In December, the Labor Department authorized use of delayed liquidity fixed annuities as a non-qualified default investment alternative in employer-sponsored target-date funds.
What Sponsors Can Do
The survey results also found that plan sponsors recognized the importance of personalized support and advice in employee outcomes, though many were unsure how best to engage their employees.
Eighty-one percent offered one-on-one financial advice services, yet 71% said getting their employees engaged in the plan was a significant challenge.
TIAA said that may be because of a gap between the methods plan sponsors think are effective and what they have in place.
Some two-thirds of sponsors believed financial education designed specifically for different age groups or life stages was effective, yet only a third offered it.
And half believed financial education designed specifically for women was effective, but only 14% offered it.
“Plan sponsors can work with their providers to offer a comprehensive employee engagement program and identify services that may be most effective for their specific employee populations,” Pressman said.
Fifty-five percent of plan sponsors said measuring the success of their retirement plan was a big challenge. Asked about the most important measure of a plan’s success:
- 27% cited participation rates, with 52% tracking these rates for their plan
- 21% said participant income replacement rates/retirement income adequacy, but only 14% tracked these rates
“Participation rates are important, but they are just a starting point,” said Pressman. “The true measure of plans’ effectiveness is whether employees have adequate income throughout their retirement, and feel secure in knowing they won’t outlive their savings. The yardstick for plan success should reflect these goals.”
TIAA said ongoing tracking of income replacement rates better enabled employers to know whether their workers were on track for retirement.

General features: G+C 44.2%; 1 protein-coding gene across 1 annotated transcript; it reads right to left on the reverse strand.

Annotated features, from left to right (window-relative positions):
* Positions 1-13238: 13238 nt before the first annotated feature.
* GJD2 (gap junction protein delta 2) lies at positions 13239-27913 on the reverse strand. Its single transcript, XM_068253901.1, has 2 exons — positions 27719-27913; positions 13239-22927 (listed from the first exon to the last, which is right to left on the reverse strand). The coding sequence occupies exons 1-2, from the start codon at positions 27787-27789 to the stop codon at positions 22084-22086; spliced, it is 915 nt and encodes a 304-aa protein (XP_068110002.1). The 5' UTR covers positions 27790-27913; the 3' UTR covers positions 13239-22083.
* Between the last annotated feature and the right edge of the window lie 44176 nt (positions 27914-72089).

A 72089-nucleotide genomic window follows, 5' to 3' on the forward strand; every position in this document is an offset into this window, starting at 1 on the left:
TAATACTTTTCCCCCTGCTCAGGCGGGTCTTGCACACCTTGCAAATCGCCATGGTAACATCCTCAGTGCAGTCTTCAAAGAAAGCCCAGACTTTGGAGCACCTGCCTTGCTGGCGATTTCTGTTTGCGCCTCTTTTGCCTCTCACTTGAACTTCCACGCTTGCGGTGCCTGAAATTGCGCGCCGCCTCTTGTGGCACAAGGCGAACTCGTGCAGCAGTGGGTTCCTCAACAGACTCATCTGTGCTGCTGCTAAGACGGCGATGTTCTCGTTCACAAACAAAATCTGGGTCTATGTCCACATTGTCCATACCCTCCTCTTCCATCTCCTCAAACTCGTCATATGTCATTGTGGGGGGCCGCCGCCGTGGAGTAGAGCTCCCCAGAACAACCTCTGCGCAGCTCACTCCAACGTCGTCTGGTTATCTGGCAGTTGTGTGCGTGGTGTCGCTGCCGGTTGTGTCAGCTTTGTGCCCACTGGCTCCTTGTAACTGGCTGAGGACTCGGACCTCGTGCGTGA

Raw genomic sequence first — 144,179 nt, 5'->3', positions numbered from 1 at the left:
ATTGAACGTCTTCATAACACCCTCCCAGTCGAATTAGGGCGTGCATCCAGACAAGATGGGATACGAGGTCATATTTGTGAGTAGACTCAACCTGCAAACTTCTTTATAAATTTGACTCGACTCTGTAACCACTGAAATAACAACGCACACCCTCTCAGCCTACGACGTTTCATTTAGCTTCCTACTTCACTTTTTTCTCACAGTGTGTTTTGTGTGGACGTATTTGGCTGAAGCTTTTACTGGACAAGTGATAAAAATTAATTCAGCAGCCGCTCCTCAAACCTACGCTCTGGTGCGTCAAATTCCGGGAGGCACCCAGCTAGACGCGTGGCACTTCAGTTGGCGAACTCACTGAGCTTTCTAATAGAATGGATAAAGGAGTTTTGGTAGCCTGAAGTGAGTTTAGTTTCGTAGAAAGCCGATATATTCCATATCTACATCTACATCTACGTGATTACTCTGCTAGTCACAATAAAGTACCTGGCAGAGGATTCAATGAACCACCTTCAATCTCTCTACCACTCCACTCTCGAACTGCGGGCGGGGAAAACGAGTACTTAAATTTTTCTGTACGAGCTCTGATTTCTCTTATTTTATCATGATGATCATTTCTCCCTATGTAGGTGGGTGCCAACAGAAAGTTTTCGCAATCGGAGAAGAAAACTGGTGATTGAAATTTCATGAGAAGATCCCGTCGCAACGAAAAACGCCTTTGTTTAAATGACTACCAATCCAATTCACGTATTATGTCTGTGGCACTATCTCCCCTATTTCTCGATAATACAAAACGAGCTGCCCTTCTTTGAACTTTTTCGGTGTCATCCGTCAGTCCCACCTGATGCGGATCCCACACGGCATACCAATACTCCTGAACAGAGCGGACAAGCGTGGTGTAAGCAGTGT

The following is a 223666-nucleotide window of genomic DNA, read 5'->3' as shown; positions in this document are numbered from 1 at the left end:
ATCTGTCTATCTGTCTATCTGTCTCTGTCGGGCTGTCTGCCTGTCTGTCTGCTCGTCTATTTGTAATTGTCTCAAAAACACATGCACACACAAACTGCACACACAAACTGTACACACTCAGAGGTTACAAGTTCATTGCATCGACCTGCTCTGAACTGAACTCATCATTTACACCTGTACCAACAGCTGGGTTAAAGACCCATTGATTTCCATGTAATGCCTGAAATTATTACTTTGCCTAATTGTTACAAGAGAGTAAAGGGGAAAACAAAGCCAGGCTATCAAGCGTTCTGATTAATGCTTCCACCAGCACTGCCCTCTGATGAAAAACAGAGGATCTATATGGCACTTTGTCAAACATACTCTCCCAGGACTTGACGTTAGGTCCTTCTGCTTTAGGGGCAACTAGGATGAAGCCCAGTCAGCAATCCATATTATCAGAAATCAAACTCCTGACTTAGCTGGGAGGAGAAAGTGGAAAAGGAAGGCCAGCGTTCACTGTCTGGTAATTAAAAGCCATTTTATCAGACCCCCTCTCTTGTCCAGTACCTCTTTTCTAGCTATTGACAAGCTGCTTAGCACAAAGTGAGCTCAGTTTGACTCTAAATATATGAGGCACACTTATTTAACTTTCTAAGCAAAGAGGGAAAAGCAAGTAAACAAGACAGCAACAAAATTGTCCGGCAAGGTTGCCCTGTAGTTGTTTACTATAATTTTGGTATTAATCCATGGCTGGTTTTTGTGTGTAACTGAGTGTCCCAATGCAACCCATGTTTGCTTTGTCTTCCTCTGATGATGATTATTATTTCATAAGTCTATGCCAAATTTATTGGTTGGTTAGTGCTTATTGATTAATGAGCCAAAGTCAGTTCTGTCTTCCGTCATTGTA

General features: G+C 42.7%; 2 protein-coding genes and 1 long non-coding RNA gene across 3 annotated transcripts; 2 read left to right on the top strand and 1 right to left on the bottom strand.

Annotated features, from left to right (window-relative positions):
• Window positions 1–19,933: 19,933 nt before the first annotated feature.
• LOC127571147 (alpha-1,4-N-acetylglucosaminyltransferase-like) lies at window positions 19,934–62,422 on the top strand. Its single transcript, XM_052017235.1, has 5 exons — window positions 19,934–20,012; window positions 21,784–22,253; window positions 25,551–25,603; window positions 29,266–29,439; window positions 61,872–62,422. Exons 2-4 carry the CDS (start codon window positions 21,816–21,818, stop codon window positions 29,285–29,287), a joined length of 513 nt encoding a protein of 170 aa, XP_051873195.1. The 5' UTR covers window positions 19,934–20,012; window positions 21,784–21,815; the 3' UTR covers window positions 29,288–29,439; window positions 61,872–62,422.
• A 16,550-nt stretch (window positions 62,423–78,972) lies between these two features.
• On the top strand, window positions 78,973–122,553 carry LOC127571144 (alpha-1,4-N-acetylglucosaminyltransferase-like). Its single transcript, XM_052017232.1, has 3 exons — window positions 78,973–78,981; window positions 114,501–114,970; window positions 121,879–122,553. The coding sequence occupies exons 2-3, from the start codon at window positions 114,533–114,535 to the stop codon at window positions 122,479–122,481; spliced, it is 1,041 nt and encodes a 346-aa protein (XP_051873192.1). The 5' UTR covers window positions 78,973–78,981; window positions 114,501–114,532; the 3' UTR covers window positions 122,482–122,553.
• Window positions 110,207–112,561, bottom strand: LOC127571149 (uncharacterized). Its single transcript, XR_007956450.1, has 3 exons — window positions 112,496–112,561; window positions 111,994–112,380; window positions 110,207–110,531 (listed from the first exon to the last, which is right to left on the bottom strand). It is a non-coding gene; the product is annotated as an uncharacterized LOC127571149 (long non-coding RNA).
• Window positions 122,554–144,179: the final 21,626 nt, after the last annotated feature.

It said most experts recommend that employees aim to replace 70% to 100% of their preretirement income during retirement. However, 47% of sponsors surveyed thought their employees should target an income replacement rate of 70% or less.
Last year’s introduction of the DOL fiduciary rule heightened attention to fiduciary practices, and were top of mind for many for many survey respondents. However, these concerns still ranked below core plan goals, such as getting employees through retirement.
TIAA said that may be because many plan sponsors reported strong and disciplined plan management practices, such as conducting formal reviews of their plan options and services. Over the next 12 months, many plan sponsors said they would conduct a formal review of their administrative fees, investment menu, investment fees and plan design.
TIAA said it was generally a good idea for plan sponsors to formally review their plans every few years to help ensure they are offering competitive services and are meeting their plan obligations.
Sixty-five percent of respondents said they had an Investment Policy Statement in place to guide their investment monitoring and selection process, and 12% expected to create one in the next one or two years.
Sponsors looked to experts for support as well. Eighty-six percent reported having a plan advisor and of those, 88% said the advisor was a fiduciary.